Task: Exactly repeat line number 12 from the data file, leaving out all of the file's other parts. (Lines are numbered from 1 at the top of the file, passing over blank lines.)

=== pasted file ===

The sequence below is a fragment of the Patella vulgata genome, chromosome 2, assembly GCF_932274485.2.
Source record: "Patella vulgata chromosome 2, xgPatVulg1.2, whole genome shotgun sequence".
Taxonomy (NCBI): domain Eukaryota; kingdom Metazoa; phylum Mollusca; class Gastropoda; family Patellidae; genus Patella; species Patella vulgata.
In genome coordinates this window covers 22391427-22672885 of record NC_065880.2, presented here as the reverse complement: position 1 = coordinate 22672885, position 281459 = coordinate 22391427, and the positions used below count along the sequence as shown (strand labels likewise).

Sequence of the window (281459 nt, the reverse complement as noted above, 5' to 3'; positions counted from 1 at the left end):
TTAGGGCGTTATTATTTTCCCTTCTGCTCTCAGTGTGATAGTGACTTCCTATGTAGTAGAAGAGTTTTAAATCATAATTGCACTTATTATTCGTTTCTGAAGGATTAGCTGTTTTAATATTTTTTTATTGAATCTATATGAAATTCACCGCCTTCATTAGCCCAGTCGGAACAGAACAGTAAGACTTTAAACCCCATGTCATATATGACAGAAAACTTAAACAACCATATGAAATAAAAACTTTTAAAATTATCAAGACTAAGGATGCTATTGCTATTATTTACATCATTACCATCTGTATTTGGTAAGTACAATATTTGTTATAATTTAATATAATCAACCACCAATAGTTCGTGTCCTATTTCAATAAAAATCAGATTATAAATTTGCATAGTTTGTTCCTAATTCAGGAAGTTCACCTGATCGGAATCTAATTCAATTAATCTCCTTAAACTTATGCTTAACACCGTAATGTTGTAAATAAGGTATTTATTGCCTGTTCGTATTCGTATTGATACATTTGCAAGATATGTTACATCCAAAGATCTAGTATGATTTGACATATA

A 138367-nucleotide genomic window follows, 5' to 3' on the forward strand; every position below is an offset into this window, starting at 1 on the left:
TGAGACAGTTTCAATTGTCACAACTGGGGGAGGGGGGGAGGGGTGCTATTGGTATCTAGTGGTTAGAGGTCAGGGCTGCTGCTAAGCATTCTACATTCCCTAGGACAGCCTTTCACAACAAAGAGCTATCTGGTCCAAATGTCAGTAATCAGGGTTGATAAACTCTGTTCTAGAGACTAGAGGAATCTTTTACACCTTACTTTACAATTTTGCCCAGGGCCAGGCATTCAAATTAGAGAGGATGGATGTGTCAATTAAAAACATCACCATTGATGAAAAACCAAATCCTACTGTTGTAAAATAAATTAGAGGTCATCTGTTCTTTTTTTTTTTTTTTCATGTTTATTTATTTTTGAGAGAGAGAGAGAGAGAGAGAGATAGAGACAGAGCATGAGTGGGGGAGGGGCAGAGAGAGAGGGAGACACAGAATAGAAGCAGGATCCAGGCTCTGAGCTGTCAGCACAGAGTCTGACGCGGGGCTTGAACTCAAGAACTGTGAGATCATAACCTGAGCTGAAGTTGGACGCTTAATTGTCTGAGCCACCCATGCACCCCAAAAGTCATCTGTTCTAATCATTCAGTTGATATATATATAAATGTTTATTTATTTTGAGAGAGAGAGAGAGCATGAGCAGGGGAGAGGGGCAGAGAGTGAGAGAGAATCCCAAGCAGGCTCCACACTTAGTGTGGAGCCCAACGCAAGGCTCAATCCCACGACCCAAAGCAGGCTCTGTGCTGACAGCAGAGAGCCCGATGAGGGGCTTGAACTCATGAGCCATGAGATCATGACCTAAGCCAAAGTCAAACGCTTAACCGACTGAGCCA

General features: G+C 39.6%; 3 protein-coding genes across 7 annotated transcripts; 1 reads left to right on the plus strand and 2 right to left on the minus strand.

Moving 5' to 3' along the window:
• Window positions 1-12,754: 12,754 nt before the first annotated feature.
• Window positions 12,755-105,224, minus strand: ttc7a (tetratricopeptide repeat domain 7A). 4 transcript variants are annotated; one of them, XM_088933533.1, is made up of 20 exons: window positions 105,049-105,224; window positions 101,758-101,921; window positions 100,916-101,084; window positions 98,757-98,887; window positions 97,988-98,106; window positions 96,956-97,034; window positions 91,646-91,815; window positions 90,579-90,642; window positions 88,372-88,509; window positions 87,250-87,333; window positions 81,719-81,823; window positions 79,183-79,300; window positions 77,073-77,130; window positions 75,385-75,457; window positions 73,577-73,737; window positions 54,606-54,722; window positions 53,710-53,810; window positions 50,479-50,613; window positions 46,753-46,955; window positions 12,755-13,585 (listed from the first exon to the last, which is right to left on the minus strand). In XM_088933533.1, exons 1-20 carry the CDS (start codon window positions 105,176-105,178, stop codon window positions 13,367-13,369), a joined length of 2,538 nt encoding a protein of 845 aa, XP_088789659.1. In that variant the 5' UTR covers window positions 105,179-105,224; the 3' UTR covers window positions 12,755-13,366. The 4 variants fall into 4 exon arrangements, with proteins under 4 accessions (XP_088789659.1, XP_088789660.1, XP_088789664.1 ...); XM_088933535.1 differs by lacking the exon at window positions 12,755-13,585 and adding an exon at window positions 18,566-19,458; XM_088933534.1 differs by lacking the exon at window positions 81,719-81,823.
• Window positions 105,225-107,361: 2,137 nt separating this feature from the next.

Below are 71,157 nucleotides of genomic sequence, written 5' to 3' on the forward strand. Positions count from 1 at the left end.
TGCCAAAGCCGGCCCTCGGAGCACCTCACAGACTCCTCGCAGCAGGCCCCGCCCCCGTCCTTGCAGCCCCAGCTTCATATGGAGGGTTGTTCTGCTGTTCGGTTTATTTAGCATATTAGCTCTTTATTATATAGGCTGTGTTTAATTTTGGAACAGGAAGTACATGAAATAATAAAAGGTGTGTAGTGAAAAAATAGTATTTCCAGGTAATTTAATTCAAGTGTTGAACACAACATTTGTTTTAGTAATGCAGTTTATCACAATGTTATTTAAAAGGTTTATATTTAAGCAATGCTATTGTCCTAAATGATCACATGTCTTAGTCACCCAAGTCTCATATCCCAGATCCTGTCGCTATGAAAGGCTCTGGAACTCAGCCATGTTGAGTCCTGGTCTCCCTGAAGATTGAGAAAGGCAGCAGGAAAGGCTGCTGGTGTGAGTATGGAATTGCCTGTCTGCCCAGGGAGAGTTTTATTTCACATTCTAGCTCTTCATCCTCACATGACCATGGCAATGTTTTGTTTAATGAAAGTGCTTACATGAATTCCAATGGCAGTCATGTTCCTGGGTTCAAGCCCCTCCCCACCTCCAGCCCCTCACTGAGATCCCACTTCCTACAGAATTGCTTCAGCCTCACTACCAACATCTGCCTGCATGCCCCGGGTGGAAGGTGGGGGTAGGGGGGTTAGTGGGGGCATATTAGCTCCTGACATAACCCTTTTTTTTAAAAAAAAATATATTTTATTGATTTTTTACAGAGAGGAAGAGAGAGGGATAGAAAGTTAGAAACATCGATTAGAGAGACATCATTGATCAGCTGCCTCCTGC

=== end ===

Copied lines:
• Window positions 12,755-105,224, minus strand: ttc7a (tetratricopeptide repeat domain 7A). 4 transcript variants are annotated; one of them, XM_088933533.1, is made up of 20 exons: window positions 105,049-105,224; window positions 101,758-101,921; window positions 100,916-101,084; window positions 98,757-98,887; window positions 97,988-98,106; window positions 96,956-97,034; window positions 91,646-91,815; window positions 90,579-90,642; window positions 88,372-88,509; window positions 87,250-87,333; window positions 81,719-81,823; window positions 79,183-79,300; window positions 77,073-77,130; window positions 75,385-75,457; window positions 73,577-73,737; window positions 54,606-54,722; window positions 53,710-53,810; window positions 50,479-50,613; window positions 46,753-46,955; window positions 12,755-13,585 (listed from the first exon to the last, which is right to left on the minus strand). In XM_088933533.1, exons 1-20 carry the CDS (start codon window positions 105,176-105,178, stop codon window positions 13,367-13,369), a joined length of 2,538 nt encoding a protein of 845 aa, XP_088789659.1. In that variant the 5' UTR covers window positions 105,179-105,224; the 3' UTR covers window positions 12,755-13,366. The 4 variants fall into 4 exon arrangements, with proteins under 4 accessions (XP_088789659.1, XP_088789660.1, XP_088789664.1 ...); XM_088933535.1 differs by lacking the exon at window positions 12,755-13,585 and adding an exon at window positions 18,566-19,458; XM_088933534.1 differs by lacking the exon at window positions 81,719-81,823.